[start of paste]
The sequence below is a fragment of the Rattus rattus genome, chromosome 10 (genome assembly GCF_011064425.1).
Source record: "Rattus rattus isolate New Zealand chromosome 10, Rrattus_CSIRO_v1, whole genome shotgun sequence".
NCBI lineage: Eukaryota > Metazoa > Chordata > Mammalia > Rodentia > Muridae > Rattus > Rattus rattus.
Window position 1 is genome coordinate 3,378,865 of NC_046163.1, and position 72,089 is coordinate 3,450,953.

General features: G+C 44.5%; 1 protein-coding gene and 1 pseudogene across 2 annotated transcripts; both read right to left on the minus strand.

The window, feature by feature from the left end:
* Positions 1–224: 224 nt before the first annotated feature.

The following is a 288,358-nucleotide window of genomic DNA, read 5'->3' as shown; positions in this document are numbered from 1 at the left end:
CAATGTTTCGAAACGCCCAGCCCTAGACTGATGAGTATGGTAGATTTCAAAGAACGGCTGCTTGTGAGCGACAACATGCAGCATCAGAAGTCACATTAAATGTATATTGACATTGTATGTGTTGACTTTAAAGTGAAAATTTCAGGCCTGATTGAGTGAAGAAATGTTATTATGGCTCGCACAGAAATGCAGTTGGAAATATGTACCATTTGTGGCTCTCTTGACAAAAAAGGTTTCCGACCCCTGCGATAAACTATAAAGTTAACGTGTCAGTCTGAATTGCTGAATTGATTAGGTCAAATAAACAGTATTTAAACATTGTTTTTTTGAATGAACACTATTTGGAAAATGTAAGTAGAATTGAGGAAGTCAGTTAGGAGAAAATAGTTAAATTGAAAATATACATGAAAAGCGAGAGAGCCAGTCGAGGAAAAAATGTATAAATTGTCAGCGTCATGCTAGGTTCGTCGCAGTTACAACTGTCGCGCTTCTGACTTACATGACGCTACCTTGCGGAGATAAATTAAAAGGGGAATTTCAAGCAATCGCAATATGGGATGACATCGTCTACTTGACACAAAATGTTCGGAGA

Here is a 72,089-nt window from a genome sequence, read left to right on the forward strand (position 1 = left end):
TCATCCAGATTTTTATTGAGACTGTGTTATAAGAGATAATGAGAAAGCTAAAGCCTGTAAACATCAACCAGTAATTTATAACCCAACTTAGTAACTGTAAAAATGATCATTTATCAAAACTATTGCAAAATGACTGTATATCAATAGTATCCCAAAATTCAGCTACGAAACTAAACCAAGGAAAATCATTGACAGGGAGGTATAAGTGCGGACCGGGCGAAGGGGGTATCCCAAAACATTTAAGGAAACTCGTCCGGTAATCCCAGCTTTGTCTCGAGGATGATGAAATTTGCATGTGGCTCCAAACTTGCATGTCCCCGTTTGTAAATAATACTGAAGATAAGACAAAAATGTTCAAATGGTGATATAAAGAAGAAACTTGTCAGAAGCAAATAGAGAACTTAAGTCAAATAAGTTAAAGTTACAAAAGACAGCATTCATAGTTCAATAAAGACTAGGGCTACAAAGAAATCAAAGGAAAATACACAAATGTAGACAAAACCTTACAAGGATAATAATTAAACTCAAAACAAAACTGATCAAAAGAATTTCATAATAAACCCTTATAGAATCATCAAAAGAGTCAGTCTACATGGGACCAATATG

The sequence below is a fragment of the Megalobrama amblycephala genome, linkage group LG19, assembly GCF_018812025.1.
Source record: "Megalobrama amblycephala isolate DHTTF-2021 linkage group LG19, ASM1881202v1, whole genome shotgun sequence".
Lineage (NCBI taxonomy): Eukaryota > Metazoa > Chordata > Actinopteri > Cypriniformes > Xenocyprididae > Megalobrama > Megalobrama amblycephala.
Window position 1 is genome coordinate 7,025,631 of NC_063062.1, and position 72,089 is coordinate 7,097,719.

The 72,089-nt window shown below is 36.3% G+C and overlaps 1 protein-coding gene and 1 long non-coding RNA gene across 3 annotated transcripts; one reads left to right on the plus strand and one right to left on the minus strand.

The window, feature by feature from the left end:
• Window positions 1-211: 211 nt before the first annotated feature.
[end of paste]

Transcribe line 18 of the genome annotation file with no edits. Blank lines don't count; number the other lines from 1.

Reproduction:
• Window positions 1-211: 211 nt before the first annotated feature.